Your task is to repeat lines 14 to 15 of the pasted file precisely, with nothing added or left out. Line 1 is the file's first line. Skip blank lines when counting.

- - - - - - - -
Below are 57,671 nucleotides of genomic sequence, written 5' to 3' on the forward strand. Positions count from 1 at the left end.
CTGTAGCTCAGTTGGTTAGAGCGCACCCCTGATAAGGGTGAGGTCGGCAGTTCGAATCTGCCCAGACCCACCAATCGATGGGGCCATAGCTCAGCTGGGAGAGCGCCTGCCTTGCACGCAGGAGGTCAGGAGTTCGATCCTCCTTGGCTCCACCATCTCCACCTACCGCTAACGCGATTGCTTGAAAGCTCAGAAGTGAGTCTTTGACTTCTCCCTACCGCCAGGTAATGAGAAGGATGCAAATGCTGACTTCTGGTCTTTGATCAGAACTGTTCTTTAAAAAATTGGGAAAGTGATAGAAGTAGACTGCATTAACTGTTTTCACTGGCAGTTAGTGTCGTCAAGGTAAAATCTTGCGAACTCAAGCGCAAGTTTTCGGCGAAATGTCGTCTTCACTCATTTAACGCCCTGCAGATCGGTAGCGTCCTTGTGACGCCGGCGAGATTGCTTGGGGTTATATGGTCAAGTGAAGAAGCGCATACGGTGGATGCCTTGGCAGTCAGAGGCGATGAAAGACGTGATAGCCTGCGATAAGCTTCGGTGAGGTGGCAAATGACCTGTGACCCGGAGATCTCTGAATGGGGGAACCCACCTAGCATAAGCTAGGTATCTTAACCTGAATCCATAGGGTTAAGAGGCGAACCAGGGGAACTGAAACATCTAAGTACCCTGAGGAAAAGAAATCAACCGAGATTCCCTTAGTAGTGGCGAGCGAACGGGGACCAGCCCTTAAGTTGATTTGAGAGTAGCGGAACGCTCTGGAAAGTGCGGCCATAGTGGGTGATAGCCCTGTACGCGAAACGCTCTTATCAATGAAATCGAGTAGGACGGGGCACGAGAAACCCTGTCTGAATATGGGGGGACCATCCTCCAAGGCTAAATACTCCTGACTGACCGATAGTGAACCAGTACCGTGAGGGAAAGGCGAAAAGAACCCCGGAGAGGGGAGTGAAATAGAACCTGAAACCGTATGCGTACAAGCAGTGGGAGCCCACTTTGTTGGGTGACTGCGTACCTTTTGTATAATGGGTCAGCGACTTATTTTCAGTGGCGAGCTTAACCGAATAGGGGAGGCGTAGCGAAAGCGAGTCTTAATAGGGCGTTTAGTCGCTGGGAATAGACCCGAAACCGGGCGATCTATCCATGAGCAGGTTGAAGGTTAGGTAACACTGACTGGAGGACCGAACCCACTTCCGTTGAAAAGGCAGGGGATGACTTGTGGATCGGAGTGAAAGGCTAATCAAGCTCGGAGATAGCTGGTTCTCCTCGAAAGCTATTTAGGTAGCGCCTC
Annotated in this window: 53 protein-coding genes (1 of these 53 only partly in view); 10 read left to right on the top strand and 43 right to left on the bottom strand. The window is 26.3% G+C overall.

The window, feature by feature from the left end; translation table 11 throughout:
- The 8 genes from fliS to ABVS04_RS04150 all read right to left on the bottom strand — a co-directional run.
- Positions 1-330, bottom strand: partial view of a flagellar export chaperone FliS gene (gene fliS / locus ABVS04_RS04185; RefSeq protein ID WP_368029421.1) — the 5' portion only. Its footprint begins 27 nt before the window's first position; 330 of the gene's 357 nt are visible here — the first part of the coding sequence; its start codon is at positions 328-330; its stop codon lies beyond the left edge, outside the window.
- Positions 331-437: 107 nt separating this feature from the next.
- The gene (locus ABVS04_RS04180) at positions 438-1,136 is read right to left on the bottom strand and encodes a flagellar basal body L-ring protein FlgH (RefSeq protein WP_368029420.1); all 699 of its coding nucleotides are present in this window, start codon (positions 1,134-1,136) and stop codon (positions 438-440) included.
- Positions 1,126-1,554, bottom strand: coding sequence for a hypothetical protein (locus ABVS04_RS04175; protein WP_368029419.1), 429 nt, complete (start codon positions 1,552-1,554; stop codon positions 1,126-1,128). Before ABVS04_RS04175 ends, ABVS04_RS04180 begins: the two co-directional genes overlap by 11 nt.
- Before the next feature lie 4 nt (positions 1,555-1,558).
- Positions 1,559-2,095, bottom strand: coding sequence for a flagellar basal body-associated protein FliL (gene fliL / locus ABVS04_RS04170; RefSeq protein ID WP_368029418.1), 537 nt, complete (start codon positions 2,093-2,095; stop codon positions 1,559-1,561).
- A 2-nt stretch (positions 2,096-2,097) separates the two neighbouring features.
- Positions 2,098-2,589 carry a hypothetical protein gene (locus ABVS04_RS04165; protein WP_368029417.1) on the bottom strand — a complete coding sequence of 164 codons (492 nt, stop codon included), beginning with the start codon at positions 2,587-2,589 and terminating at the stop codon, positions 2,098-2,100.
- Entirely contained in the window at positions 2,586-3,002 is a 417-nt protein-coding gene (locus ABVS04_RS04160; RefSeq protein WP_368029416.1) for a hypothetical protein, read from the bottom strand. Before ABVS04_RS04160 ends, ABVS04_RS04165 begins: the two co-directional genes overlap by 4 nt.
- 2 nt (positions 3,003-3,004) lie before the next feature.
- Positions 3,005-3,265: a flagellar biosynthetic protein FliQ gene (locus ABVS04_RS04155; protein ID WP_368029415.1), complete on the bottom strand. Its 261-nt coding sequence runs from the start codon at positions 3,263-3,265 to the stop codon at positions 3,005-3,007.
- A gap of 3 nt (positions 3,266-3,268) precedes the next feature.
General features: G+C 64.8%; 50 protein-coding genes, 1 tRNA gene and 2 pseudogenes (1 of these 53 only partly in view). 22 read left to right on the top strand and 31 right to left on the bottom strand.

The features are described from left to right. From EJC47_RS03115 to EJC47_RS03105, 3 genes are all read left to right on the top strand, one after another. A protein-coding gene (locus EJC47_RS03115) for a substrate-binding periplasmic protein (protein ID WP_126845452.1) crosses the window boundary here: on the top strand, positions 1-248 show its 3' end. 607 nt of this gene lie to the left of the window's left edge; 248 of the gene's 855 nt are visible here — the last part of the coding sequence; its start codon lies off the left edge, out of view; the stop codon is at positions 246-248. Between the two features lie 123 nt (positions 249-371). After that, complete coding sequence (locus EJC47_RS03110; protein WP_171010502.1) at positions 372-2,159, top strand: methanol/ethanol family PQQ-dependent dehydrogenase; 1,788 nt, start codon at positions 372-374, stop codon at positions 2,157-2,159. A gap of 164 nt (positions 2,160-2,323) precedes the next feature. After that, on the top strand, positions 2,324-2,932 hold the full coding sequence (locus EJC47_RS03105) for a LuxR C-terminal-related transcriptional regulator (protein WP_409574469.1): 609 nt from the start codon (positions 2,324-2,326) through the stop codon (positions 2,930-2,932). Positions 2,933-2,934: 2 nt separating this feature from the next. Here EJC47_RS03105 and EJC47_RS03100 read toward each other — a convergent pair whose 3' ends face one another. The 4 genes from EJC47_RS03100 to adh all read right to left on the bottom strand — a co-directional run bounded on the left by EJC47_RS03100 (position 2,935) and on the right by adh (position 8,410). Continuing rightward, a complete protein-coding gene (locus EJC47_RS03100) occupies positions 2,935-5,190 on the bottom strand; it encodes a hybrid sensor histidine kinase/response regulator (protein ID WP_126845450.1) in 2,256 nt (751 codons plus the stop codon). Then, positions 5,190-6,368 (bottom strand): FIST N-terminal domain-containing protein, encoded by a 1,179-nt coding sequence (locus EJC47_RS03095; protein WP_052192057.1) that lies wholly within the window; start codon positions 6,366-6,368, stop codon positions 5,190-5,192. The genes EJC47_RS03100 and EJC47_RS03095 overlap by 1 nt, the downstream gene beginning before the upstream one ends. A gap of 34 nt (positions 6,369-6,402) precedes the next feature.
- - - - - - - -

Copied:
- Entirely contained in the window at positions 2,586-3,002 is a 417-nt protein-coding gene (locus ABVS04_RS04160; RefSeq protein WP_368029416.1) for a hypothetical protein, read from the bottom strand. Before ABVS04_RS04160 ends, ABVS04_RS04165 begins: the two co-directional genes overlap by 4 nt.
- 2 nt (positions 3,003-3,004) lie before the next feature.